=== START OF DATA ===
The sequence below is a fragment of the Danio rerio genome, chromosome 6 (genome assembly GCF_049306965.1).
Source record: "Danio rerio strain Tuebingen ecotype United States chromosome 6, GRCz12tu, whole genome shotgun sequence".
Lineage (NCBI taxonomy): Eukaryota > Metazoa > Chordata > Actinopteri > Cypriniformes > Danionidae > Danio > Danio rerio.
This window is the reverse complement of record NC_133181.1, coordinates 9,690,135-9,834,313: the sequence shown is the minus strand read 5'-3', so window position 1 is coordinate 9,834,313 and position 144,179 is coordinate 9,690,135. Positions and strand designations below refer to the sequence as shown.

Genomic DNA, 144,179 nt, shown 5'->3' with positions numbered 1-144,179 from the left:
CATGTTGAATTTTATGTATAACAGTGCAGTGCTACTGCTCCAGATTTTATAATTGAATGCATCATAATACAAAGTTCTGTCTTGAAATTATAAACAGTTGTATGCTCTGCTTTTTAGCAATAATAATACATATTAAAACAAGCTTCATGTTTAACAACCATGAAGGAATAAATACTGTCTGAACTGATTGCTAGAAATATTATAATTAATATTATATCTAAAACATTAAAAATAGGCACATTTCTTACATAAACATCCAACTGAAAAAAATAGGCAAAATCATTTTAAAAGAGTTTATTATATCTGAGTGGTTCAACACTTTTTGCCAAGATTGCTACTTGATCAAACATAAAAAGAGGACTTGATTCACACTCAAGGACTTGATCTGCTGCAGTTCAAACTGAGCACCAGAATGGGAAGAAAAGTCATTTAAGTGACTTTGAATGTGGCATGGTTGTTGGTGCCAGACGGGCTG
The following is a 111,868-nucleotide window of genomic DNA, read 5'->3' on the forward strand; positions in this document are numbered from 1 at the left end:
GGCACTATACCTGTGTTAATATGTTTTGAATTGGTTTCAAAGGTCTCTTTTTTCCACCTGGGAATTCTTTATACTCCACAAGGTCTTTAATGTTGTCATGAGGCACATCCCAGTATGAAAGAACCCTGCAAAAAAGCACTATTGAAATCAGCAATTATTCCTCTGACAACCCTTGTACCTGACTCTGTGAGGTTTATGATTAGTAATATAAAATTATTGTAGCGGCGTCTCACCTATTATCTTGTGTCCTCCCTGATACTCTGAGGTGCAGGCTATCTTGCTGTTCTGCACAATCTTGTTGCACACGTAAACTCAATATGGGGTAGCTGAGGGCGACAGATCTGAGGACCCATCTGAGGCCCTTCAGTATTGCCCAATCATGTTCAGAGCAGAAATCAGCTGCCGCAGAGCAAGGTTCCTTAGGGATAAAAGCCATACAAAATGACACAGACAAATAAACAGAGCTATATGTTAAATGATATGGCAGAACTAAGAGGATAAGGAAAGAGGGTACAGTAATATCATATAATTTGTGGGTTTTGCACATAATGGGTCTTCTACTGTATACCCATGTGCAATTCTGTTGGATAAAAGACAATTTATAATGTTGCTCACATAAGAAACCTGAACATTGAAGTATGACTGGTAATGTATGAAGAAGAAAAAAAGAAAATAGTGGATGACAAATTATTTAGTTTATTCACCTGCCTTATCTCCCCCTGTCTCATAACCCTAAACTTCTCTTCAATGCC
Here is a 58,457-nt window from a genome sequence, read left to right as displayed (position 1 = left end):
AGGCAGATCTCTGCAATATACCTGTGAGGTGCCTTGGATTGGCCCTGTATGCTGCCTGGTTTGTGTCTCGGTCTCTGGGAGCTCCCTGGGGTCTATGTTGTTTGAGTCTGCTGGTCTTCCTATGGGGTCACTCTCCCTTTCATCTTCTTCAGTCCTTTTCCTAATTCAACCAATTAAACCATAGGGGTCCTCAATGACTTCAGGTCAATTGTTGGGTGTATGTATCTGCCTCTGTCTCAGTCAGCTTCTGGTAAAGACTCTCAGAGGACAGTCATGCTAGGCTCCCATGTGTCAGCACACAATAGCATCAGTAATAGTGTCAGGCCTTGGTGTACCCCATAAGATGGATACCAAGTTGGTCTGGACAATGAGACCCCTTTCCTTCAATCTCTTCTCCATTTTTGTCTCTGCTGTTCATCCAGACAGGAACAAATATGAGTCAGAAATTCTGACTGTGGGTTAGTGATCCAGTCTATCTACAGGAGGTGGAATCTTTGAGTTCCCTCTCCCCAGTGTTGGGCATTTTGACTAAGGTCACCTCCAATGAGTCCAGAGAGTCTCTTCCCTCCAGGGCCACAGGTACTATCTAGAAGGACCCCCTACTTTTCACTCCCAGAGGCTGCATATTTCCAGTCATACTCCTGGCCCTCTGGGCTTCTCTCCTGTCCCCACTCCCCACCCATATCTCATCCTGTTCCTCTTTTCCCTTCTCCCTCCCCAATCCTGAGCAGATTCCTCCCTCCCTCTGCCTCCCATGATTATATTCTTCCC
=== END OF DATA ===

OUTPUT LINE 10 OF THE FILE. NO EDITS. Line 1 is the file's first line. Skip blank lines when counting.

AGGCAGATCTCTGCAATATACCTGTGAGGTGCCTTGGATTGGCCCTGTATGCTGCCTGGTTTGTGTCTCGGTCTCTGGGAGCTCCCTGGGGTCTATGTTGTTTGAGTCTGCTGGTCTTCCTATGGGGTCACTCTCCCTTTCATCTTCTTCAGTCCTTTTCCTAATTCAACCAATTAAACCATAGGGGTCCTCAATGACTTCAGGTCAATTGTTGGGTGTATGTATCTGCCTCTGTCTCAGTCAGCTTCTGGTAAAGACTCTCAGAGGACAGTCATGCTAGGCTCCCATGTGTCAGCACACAATAGCATCAGTAATAGTGTCAGGCCTTGGTGTACCCCATAAGATGGATACCAAGTTGGTCTGGACAATGAGACCCCTTTCCTTCAATCTCTTCTCCATTTTTGTCTCTGCTGTTCATCCAGACAGGAACAAATATGAGTCAGAAATTCTGACTGTGGGTTAGTGATCCAGTCTATCTACAGGAGGTGGAATCTTTGAGTTCCCTCTCCCCAGTGTTGGGCATTTTGACTAAGGTCACCTCCAATGAGTCCAGAGAGTCTCTTCCCTCCAGGGCCACAGGTACTATCTAGAAGGACCCCCTACTTTTCACTCCCAGAGGCTGCATATTTCCAGTCATACTCCTGGCCCTCTGGGCTTCTCTCCTGTCCCCACTCCCCACCCATATCTCATCCTGTTCCTCTTTTCCCTTCTCCCTCCCCAATCCTGAGCAGATTCCTCCCTCCCTCTGCCTCCCATGATTATATTCTTCCC